Creative microbes
Ah ha

While each child designed their microbes, our iGEM team members were also answering any questions that kids or their parents and guardians asked about iGEM, synthetic biology, and our project. This included answering questions about applications of our project, safety and ethics, the growth of field of synthetic biology, and where our work will continue the future.

We also ran a pipetting activity we called ‘Liquid Rainbows’. Our team explained how scientists (including synthetic biologists) use special lab equipment to measure liquid when performing experiments, just like using measuring spoons and cups for cooking. Using coloured water we helped each child mix different colours of water into microfuge tubes to form different colours. These kids appeared to get the hang of it quite quickly and really enjoyed using real equipment just like scientists!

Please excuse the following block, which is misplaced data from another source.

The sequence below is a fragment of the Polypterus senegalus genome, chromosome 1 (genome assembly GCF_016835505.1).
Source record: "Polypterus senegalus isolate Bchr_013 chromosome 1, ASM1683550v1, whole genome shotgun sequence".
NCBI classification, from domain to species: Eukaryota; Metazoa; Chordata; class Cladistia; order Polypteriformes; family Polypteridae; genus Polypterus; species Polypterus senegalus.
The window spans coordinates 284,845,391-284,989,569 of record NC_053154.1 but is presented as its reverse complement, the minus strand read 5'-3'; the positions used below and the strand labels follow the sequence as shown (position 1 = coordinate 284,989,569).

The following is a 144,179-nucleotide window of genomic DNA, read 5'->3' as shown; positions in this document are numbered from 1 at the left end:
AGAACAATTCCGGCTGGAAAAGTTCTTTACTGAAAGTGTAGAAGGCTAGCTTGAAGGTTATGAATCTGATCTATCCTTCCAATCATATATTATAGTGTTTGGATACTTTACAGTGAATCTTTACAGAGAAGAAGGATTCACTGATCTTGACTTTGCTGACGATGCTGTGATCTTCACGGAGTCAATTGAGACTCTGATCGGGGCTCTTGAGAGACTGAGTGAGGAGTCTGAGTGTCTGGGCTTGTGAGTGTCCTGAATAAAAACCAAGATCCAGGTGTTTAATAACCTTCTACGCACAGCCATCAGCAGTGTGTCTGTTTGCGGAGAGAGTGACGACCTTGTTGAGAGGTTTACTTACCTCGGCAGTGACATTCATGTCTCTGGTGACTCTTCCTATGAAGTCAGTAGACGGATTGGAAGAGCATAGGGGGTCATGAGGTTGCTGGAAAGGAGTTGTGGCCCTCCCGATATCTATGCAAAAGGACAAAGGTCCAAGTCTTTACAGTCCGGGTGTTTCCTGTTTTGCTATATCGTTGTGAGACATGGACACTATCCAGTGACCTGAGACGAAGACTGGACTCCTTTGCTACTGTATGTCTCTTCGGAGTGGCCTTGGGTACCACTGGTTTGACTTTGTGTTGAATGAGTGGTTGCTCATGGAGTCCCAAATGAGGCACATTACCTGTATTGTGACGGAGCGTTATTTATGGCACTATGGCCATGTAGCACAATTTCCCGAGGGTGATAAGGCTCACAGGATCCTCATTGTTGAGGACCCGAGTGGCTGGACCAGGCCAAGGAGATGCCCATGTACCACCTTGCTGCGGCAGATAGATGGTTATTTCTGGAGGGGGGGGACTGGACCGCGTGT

Simulated tube
Kids are pipetting

Finally, we let participants take a crack at our Snake35 game (for more info see our Snake35 page). Our iGEM team members explained how we have been studying how proteins interact or stick to each other, and although we cannot see the protein with our eyes we can tell if they have stuck together using light. This was a really valuable experience for us because we were able to take feedback from this event and improve the final version of our game.

Every craft for microbes

Social Media: A crucial initiative to drive public recognition for synthetic biology

Background